Thursday, February 19, 2004

Maybe it's the time of year, winter having long worn out its welcome while spring remains little more than a distant hope. The mixed emotions of the holidays are long past and the bills are almost, but not quite, paid off. The memory of old hurts are as faded as those of recent highs. A palpable lull, easily interpreted as smooth sailing or the calm before the storm.

My head is in a million places these days, unable to focus on anything specific, for better or worse.

Work is in limbo as I await my one-year review, pretty sure it won't be bad but doubtful that it will be good enough to lift the melancholy that envelops the increasingly long hours between 9am and 5pm. The only thing worse than a job you hate is one you feel complete apathy towards. Hate is at least an energetic emotion that demands action.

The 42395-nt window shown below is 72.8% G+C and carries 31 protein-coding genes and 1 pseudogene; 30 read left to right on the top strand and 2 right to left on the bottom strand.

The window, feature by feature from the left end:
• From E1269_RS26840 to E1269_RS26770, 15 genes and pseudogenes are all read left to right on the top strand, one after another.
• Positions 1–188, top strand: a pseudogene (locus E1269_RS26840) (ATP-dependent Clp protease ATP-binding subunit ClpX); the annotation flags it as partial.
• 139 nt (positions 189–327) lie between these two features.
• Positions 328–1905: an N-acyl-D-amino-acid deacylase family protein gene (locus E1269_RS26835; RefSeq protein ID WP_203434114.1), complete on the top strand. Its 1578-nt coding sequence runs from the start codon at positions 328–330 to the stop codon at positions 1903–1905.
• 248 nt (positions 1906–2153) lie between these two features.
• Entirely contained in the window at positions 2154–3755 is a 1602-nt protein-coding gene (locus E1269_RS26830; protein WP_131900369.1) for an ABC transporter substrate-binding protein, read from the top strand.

The tangible results of the kind of marketing I'm doing now are completely unfulfilling. Doesn't even come close to the nourishment from a room full of people attending an event you put together - whether it's six for a session of D&D, or 100 for a poetry reading.

I have no interest in running another poetry reading.

Given a choice between a high-paying corporate job in the city and a back-breaking service job in a small town, I often believe I'd prefer the latter. Money doesn't motivate me, passion does. I desire the intangible.

I want to work with my hands again.

Escape from New York reminds me that I live here as much because I want to as that I have to. Or think I do, at least. Nowhere else compares to it. A double-edged sword.

I marvel that more people don't snap during rush hour, unfamiliar bodies unwillingly pressed against each other, some enjoying the opportunity to connect more than others. There are days I'd give it all up for a small house in the country with just enough land to not always be aware of the fence around it.

I am happy, but not content.

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